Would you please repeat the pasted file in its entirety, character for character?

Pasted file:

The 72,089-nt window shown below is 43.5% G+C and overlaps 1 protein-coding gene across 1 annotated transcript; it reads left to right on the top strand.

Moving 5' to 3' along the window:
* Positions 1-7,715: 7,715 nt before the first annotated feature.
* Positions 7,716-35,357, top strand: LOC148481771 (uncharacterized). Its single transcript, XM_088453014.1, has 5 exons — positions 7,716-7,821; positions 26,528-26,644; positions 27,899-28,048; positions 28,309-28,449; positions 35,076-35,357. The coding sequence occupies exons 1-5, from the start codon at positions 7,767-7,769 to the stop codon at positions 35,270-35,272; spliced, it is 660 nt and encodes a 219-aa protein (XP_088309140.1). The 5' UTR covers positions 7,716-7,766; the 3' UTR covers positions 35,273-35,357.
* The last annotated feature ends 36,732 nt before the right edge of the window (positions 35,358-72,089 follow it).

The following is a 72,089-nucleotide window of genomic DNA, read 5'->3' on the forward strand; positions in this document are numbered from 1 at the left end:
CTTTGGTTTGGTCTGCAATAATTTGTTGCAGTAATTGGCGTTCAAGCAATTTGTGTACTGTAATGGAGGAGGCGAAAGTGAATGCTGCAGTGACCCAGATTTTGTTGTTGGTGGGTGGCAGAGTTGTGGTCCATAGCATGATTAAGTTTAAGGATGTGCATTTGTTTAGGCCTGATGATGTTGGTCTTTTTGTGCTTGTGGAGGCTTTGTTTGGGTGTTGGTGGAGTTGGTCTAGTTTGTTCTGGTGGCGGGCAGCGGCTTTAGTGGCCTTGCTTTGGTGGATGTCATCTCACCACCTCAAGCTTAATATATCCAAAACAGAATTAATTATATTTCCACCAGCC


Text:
The 72,089-nt window shown below is 43.5% G+C and overlaps 1 protein-coding gene across 1 annotated transcript; it reads left to right on the top strand.

Moving 5' to 3' along the window:
* Positions 1-7,715: 7,715 nt before the first annotated feature.
* Positions 7,716-35,357, top strand: LOC148481771 (uncharacterized). Its single transcript, XM_088453014.1, has 5 exons — positions 7,716-7,821; positions 26,528-26,644; positions 27,899-28,048; positions 28,309-28,449; positions 35,076-35,357. The coding sequence occupies exons 1-5, from the start codon at positions 7,767-7,769 to the stop codon at positions 35,270-35,272; spliced, it is 660 nt and encodes a 219-aa protein (XP_088309140.1). The 5' UTR covers positions 7,716-7,766; the 3' UTR covers positions 35,273-35,357.
* The last annotated feature ends 36,732 nt before the right edge of the window (positions 35,358-72,089 follow it).

The following is a 72,089-nucleotide window of genomic DNA, read 5'->3' on the forward strand; positions in this document are numbered from 1 at the left end:
CTTTGGTTTGGTCTGCAATAATTTGTTGCAGTAATTGGCGTTCAAGCAATTTGTGTACTGTAATGGAGGAGGCGAAAGTGAATGCTGCAGTGACCCAGATTTTGTTGTTGGTGGGTGGCAGAGTTGTGGTCCATAGCATGATTAAGTTTAAGGATGTGCATTTGTTTAGGCCTGATGATGTTGGTCTTTTTGTGCTTGTGGAGGCTTTGTTTGGGTGTTGGTGGAGTTGGTCTAGTTTGTTCTGGTGGCGGGCAGCGGCTTTAGTGGCCTTGCTTTGGTGGATGTCATCTCACCACCTCAAGCTTAATATATCCAAAACAGAATTAATTATATTTCCACCAGCC